Riverside Stamps

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Suspect Scott #355, Unused MNH Single.

Update: The APS has found that the suspect is a fake.

This is an expensive coil if it were real - $500 catalog value and is often faked. This coil can be made by adding perforations at left and right to a trimmed #347 imperforate issue, adding perforations at left and right on a #347H imperforate coil and trimming the perforations from the top and/or bottom of a fully perforated #335.

The watermark is double line, normal and reads horizontal.

 

The suspect is tall being just over 25mm on the right side and just under 25.25mm on the left side.Which is good, the ideal height for horizontal coils is 25mm.

The perforations gauge to the correct 11.93 on and Instanta gauge, see images below.

Comparison with genuine gauge 12 perforations is also a match, see the images below.

 

The perforations on the left are parallel with the frame but the right perforations diverge away from the frame at the bottom.

The edges show no sign of recent trimming and there are no signs of perforation remains.

There is evidence that the stamp has been regummed especially on the top edge see the image below.

In conclusion I am of the opinion that this is a genuine #355, unused and regummed.

Update: this stamp was sent to the APS for certification and the opinion returned was that it is a fake made from an imperforated #347 with added perforations.

Where did I go wrong? What did I miss? Obviously I messed up on the perforations and looking again at them they do not have ALL the right characteristics of genuine perforations.  After looking through a lot of literature Ive put together a list of characteristics of genuine perforations:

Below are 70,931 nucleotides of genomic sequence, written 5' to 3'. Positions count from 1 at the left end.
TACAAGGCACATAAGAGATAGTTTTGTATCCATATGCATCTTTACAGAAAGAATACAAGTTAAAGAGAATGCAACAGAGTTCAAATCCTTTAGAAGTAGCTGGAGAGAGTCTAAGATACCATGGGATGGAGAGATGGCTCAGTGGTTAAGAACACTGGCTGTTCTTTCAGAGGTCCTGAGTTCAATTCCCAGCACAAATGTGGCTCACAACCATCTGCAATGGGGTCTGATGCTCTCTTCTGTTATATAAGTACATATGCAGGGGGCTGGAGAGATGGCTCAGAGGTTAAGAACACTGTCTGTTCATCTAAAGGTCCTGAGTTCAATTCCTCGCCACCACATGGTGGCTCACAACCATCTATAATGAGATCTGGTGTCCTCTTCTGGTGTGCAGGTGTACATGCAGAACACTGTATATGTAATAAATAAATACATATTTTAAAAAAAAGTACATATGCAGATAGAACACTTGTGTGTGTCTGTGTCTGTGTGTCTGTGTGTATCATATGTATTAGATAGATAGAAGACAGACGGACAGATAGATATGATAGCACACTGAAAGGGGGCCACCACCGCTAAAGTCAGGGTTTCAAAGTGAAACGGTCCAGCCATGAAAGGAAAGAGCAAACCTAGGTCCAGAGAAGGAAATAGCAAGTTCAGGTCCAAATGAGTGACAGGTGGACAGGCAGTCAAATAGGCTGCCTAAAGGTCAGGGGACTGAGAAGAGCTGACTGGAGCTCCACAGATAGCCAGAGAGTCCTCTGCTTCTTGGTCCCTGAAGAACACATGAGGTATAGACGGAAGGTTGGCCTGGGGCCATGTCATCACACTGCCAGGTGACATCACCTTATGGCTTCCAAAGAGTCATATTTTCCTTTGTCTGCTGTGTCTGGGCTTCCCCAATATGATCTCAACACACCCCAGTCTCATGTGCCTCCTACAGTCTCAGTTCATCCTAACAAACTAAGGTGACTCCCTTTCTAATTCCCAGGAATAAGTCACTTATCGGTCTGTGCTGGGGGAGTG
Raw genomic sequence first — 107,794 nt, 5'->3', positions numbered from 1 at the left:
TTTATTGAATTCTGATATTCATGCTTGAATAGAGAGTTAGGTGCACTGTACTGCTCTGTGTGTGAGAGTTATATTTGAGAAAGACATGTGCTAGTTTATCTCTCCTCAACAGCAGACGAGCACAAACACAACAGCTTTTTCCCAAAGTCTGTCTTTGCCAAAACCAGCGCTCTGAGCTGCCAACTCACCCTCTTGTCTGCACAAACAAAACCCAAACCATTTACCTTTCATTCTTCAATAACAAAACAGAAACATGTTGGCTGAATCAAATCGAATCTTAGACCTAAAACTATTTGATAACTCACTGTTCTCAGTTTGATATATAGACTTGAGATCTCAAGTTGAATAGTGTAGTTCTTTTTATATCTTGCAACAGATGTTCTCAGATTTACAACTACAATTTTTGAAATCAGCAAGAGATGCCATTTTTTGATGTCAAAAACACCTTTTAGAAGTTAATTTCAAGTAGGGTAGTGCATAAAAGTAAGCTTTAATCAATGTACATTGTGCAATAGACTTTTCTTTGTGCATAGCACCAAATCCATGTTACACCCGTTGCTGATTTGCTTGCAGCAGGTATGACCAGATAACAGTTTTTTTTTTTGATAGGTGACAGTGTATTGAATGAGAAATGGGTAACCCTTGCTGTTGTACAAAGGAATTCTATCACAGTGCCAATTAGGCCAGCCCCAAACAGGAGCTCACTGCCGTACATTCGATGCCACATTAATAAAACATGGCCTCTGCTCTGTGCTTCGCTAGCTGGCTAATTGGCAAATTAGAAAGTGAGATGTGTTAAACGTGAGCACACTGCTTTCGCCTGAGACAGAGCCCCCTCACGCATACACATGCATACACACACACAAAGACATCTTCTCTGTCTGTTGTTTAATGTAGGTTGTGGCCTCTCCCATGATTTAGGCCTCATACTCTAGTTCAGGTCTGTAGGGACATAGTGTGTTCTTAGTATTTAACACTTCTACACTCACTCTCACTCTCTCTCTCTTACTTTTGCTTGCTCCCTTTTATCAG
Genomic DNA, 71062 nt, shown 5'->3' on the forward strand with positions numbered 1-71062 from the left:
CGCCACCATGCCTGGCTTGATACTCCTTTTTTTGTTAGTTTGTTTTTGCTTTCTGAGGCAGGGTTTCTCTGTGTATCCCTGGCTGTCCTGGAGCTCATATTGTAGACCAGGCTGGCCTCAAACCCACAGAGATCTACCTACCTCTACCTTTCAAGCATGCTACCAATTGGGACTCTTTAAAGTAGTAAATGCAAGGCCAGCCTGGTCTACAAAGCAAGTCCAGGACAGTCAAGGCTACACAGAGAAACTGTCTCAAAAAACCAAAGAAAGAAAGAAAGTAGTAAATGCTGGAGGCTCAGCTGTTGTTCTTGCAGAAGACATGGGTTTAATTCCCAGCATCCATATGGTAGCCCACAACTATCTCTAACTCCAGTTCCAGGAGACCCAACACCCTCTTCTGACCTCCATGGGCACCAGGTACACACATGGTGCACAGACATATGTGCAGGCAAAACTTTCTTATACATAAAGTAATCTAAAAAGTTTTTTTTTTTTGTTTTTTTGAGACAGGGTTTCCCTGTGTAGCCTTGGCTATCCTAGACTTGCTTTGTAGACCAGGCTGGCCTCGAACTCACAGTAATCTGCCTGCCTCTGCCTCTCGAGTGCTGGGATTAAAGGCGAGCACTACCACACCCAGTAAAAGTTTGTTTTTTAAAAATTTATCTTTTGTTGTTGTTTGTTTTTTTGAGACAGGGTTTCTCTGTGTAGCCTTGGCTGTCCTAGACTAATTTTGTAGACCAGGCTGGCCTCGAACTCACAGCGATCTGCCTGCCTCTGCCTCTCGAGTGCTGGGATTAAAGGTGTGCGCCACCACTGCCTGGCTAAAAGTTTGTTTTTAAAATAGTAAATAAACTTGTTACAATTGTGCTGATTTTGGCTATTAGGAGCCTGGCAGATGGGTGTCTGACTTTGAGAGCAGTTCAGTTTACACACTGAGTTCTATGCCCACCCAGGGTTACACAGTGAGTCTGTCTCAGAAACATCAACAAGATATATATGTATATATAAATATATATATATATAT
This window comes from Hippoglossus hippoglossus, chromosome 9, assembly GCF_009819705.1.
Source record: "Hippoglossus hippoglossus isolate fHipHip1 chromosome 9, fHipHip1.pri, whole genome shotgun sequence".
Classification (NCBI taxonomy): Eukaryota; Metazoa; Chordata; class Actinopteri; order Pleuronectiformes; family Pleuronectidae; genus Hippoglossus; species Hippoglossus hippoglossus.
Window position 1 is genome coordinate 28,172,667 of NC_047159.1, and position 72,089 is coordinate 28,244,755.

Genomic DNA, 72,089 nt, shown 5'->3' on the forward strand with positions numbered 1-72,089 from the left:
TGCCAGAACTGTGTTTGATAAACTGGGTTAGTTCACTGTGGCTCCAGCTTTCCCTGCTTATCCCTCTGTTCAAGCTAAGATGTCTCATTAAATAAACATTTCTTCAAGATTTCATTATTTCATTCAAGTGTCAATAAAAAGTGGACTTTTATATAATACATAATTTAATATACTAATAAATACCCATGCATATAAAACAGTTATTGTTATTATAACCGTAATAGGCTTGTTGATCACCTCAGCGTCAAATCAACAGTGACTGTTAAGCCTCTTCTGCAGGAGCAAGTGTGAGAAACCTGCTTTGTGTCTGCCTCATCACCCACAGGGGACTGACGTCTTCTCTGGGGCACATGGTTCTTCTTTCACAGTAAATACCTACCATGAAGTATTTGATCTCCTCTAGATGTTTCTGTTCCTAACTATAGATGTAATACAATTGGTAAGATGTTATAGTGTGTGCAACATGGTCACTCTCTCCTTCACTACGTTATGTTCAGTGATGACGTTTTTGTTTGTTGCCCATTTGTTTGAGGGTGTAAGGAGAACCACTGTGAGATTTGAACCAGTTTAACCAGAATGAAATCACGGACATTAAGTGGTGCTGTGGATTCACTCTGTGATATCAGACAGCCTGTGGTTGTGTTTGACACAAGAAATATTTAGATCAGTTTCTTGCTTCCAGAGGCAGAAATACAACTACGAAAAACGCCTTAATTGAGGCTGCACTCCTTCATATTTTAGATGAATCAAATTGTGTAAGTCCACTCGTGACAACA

1.      Must gauge properly within an accepted limited range of the correct gauge. (the ones on the suspect did)

2.      Must match known genuine perforations holes for size. (the ones on the suspect did)

3.      Must be slightly oval in shape with the long side in the direction of the perforations. (the ones on the suspect are mostly oval)

4.      Must show signs of a pressure ridge on the top/bottom or left/right side of the perforations.  Most easily seen on whole perforations.  (not checked on the suspect, subsequent examination of the suspect shows they are not there)

5.      Must show signs of pulled paper fibers opposite of the pressure ridges.  Most easily seen on whole perforations.  (not checked on the suspect, subsequent examination of the suspect shows they are not there)

6.      The tips of separated perforations must show signs of being genuinely pulled apart. (the ones on the suspect do not)

7.      The rows and columns must be parallel with each other but not necessarily parallel with the frame of the stamp image.  (the right side perforations of the suspect are not parallel with the left side perforations they diverge away at the bottom)

8.      Perforation holes should not be in line from left to right or top to bottom. (not checked on the suspect, subsequent examination of the suspect shows they are not in line with each other)

Reference material used: 

  • The Expert's Book. A practical guide to the authentication of United States stamps. By Paul W. Schmid.
  • How to Detect Damaged, Altered and Repaired Stamps. By Paul Schmid

As always comments and suggestions are always welcome.

To Contact Riverside

To Contact Riverside Stamps:
Email:
Mike Girard - Owner / Operator / Web Master: g1rardmn1099@comcast.net


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